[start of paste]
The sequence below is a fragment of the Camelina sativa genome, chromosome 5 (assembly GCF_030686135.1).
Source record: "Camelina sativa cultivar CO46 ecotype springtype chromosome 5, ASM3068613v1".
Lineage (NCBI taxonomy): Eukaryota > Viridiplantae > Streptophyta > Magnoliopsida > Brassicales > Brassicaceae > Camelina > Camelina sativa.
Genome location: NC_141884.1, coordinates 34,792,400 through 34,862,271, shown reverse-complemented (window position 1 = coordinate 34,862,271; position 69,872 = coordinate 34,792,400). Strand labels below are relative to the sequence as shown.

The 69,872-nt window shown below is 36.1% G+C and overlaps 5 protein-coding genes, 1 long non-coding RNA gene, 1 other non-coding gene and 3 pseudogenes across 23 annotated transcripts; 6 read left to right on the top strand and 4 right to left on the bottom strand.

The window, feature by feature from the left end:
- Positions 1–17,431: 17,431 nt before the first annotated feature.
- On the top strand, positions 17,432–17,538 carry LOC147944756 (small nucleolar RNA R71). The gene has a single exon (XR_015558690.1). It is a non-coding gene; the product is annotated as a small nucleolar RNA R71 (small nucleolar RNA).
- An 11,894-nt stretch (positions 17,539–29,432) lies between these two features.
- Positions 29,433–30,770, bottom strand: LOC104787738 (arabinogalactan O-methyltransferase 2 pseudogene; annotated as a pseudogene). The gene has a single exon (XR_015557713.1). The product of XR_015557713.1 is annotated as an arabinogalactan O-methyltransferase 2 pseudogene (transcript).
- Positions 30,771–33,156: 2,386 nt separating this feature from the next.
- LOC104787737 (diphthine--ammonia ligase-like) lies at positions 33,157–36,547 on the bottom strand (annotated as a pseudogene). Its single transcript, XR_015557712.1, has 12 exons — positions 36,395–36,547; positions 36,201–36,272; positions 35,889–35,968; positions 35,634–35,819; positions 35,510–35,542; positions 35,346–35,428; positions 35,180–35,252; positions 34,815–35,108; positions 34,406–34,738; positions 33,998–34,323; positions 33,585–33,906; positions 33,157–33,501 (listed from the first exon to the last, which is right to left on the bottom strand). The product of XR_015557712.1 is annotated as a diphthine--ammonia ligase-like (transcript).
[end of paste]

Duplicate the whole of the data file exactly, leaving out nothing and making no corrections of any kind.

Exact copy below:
The sequence below is a fragment of the Camelina sativa genome, chromosome 5 (assembly GCF_030686135.1).
Source record: "Camelina sativa cultivar CO46 ecotype springtype chromosome 5, ASM3068613v1".
Lineage (NCBI taxonomy): Eukaryota > Viridiplantae > Streptophyta > Magnoliopsida > Brassicales > Brassicaceae > Camelina > Camelina sativa.
Genome location: NC_141884.1, coordinates 34,792,400 through 34,862,271, shown reverse-complemented (window position 1 = coordinate 34,862,271; position 69,872 = coordinate 34,792,400). Strand labels below are relative to the sequence as shown.

The 69,872-nt window shown below is 36.1% G+C and overlaps 5 protein-coding genes, 1 long non-coding RNA gene, 1 other non-coding gene and 3 pseudogenes across 23 annotated transcripts; 6 read left to right on the top strand and 4 right to left on the bottom strand.

The window, feature by feature from the left end:
- Positions 1–17,431: 17,431 nt before the first annotated feature.
- On the top strand, positions 17,432–17,538 carry LOC147944756 (small nucleolar RNA R71). The gene has a single exon (XR_015558690.1). It is a non-coding gene; the product is annotated as a small nucleolar RNA R71 (small nucleolar RNA).
- An 11,894-nt stretch (positions 17,539–29,432) lies between these two features.
- Positions 29,433–30,770, bottom strand: LOC104787738 (arabinogalactan O-methyltransferase 2 pseudogene; annotated as a pseudogene). The gene has a single exon (XR_015557713.1). The product of XR_015557713.1 is annotated as an arabinogalactan O-methyltransferase 2 pseudogene (transcript).
- Positions 30,771–33,156: 2,386 nt separating this feature from the next.
- LOC104787737 (diphthine--ammonia ligase-like) lies at positions 33,157–36,547 on the bottom strand (annotated as a pseudogene). Its single transcript, XR_015557712.1, has 12 exons — positions 36,395–36,547; positions 36,201–36,272; positions 35,889–35,968; positions 35,634–35,819; positions 35,510–35,542; positions 35,346–35,428; positions 35,180–35,252; positions 34,815–35,108; positions 34,406–34,738; positions 33,998–34,323; positions 33,585–33,906; positions 33,157–33,501 (listed from the first exon to the last, which is right to left on the bottom strand). The product of XR_015557712.1 is annotated as a diphthine--ammonia ligase-like (transcript).